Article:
The Theatreguide.London Review
Royal Court Theatre Autumn 2010
new play attempts to do at least three things at once, and while it
inevitably can't do full justice to all its themes, it will make you
think and feel about each of them in turn.
On one level, it is a study in a functional family made up of dysfunctional individuals. On another, it's about being deaf and going deaf, and how those are not the same experience.
And as the
title suggests, it explores the ways in which every group, from family
to friends to political movement, is a tribe with its own rituals,
values and demands of loyalty.
We are introduced first to the sort of family for whom shouting, arguing and trading witty insults are normal and in no way unloving dinner conversation.
will we discover that each member of this rather entertaining crew is
damaged or limited in some deep way. Father is an intellectual bully,
mother a blocked writer, adult daughter desperate for a man, adult son
fighting the voices in his head telling him he's worthless.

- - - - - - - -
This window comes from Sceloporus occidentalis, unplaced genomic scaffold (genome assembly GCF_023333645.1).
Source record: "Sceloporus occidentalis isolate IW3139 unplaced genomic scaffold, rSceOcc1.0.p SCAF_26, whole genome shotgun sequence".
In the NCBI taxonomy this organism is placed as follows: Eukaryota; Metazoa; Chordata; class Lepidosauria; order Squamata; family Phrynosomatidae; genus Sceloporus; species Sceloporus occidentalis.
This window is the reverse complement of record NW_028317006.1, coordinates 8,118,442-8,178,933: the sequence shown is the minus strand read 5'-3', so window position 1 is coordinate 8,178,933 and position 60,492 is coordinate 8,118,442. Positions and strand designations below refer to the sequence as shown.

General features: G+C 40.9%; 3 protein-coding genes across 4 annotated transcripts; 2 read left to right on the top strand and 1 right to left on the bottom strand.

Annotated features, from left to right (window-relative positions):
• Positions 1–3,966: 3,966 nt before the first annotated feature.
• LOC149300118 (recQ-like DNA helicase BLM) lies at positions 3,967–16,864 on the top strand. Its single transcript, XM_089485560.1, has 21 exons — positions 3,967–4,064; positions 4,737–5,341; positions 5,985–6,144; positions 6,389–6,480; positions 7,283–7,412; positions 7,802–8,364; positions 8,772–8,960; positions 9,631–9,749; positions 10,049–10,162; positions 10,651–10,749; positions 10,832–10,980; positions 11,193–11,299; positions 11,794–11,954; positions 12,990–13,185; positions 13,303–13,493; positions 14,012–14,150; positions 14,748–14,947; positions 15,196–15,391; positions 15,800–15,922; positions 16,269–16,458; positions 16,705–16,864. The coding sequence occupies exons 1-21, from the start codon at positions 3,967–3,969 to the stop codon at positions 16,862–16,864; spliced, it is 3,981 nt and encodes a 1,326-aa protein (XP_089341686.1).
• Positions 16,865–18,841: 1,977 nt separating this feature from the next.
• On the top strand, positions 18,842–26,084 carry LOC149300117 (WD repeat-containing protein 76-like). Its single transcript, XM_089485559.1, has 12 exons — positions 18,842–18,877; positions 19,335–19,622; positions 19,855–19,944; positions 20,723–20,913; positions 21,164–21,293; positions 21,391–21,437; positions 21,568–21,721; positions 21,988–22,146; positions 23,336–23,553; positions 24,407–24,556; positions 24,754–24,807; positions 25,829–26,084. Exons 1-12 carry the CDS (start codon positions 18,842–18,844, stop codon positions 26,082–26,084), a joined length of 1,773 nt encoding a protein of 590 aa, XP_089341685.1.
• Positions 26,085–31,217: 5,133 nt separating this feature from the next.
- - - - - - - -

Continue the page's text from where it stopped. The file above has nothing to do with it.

The only quiet one at the table is the second son, deaf since birth though adept at reading lips.
In the course
of the play he will meet a girl who is going deaf, and their romance
will be threatened by the discovery that they have less in common than
might first appear, her deep distress being something he's never had to
But through her he will meet the wider deaf community, and begin to question whether there is more tying him to that tribe than to the one he was born into.
You can see the potential power in those stories, but also the unlikelihood of being able to squeeze them all - I've actually left out a few sub-themes - into one short play.
So the power of Tribes lies in parts rather than the whole - in the moments of discovery of the family members' individual pains, in our hopes for the lovers and the way the playwright convinces us that they must be dashed, in the scene in which the deaf lad announces that he's switching loyalty to his new tribe and the family's inability to comprehend this, and in the ways each of these will remain and resonate in our thinking after the show.
Roger Michell's direction smooths over some of the seams between the play's various pieces, though an authorial device of providing projected surtitles for some spoken and signed dialogue proves difficult to synchronise and integrate into the play's reality successfully.
In a uniformly strong cast Jacob Casselden and Michelle Terry as the lovers stand out, not least for the technical accomplishment of capturing the sound of deaf voices and frequently signing as well as speaking.
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